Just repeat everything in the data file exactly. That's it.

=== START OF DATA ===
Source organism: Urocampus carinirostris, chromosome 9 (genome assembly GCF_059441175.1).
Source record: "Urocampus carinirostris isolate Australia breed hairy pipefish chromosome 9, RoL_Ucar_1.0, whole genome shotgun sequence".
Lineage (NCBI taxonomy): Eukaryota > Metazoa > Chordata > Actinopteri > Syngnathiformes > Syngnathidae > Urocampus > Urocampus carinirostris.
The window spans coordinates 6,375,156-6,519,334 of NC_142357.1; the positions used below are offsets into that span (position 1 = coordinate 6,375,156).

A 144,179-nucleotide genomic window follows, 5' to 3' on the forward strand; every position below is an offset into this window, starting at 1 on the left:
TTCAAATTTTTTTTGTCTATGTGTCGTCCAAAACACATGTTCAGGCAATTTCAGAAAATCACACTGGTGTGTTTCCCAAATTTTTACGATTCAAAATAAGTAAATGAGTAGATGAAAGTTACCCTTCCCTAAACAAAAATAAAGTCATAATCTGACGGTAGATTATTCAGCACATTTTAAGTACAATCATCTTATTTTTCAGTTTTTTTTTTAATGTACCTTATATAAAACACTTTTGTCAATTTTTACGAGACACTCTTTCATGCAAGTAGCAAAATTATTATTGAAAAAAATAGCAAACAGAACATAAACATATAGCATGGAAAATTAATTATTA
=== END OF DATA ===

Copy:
Source organism: Urocampus carinirostris, chromosome 9 (genome assembly GCF_059441175.1).
Source record: "Urocampus carinirostris isolate Australia breed hairy pipefish chromosome 9, RoL_Ucar_1.0, whole genome shotgun sequence".
Lineage (NCBI taxonomy): Eukaryota > Metazoa > Chordata > Actinopteri > Syngnathiformes > Syngnathidae > Urocampus > Urocampus carinirostris.
The window spans coordinates 6,375,156-6,519,334 of NC_142357.1; the positions used below are offsets into that span (position 1 = coordinate 6,375,156).

A 144,179-nucleotide genomic window follows, 5' to 3' on the forward strand; every position below is an offset into this window, starting at 1 on the left:
TTCAAATTTTTTTTGTCTATGTGTCGTCCAAAACACATGTTCAGGCAATTTCAGAAAATCACACTGGTGTGTTTCCCAAATTTTTACGATTCAAAATAAGTAAATGAGTAGATGAAAGTTACCCTTCCCTAAACAAAAATAAAGTCATAATCTGACGGTAGATTATTCAGCACATTTTAAGTACAATCATCTTATTTTTCAGTTTTTTTTTTAATGTACCTTATATAAAACACTTTTGTCAATTTTTACGAGACACTCTTTCATGCAAGTAGCAAAATTATTATTGAAAAAAATAGCAAACAGAACATAAACATATAGCATGGAAAATTAATTATTA